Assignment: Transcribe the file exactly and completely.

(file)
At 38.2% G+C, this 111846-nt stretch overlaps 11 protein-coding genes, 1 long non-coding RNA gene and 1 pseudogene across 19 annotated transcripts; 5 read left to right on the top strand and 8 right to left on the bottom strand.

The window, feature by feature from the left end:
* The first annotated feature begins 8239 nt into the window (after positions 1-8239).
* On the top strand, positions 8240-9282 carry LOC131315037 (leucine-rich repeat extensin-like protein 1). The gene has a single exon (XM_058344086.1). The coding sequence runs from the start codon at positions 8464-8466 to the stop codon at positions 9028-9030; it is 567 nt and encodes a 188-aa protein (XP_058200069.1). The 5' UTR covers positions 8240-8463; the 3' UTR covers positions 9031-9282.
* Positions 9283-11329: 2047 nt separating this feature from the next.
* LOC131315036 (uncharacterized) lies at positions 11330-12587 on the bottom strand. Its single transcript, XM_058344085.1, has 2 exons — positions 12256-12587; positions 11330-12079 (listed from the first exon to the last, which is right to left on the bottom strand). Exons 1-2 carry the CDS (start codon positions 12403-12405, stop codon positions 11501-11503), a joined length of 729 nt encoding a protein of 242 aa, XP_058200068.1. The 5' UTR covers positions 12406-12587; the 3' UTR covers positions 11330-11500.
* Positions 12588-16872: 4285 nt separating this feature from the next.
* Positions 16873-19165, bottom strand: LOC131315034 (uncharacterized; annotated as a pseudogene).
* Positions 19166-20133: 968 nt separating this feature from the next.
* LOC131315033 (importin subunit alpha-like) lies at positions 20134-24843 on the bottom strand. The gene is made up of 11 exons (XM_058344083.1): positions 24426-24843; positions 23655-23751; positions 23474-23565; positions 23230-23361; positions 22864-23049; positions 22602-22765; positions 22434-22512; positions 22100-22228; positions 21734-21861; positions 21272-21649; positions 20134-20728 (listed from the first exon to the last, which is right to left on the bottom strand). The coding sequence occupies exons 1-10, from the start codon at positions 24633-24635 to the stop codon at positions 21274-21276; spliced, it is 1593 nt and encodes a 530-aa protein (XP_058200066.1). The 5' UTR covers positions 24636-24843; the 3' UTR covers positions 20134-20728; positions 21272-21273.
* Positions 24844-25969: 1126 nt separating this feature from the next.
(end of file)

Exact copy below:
At 38.2% G+C, this 111846-nt stretch overlaps 11 protein-coding genes, 1 long non-coding RNA gene and 1 pseudogene across 19 annotated transcripts; 5 read left to right on the top strand and 8 right to left on the bottom strand.

The window, feature by feature from the left end:
* The first annotated feature begins 8239 nt into the window (after positions 1-8239).
* On the top strand, positions 8240-9282 carry LOC131315037 (leucine-rich repeat extensin-like protein 1). The gene has a single exon (XM_058344086.1). The coding sequence runs from the start codon at positions 8464-8466 to the stop codon at positions 9028-9030; it is 567 nt and encodes a 188-aa protein (XP_058200069.1). The 5' UTR covers positions 8240-8463; the 3' UTR covers positions 9031-9282.
* Positions 9283-11329: 2047 nt separating this feature from the next.
* LOC131315036 (uncharacterized) lies at positions 11330-12587 on the bottom strand. Its single transcript, XM_058344085.1, has 2 exons — positions 12256-12587; positions 11330-12079 (listed from the first exon to the last, which is right to left on the bottom strand). Exons 1-2 carry the CDS (start codon positions 12403-12405, stop codon positions 11501-11503), a joined length of 729 nt encoding a protein of 242 aa, XP_058200068.1. The 5' UTR covers positions 12406-12587; the 3' UTR covers positions 11330-11500.
* Positions 12588-16872: 4285 nt separating this feature from the next.
* Positions 16873-19165, bottom strand: LOC131315034 (uncharacterized; annotated as a pseudogene).
* Positions 19166-20133: 968 nt separating this feature from the next.
* LOC131315033 (importin subunit alpha-like) lies at positions 20134-24843 on the bottom strand. The gene is made up of 11 exons (XM_058344083.1): positions 24426-24843; positions 23655-23751; positions 23474-23565; positions 23230-23361; positions 22864-23049; positions 22602-22765; positions 22434-22512; positions 22100-22228; positions 21734-21861; positions 21272-21649; positions 20134-20728 (listed from the first exon to the last, which is right to left on the bottom strand). The coding sequence occupies exons 1-10, from the start codon at positions 24633-24635 to the stop codon at positions 21274-21276; spliced, it is 1593 nt and encodes a 530-aa protein (XP_058200066.1). The 5' UTR covers positions 24636-24843; the 3' UTR covers positions 20134-20728; positions 21272-21273.
* Positions 24844-25969: 1126 nt separating this feature from the next.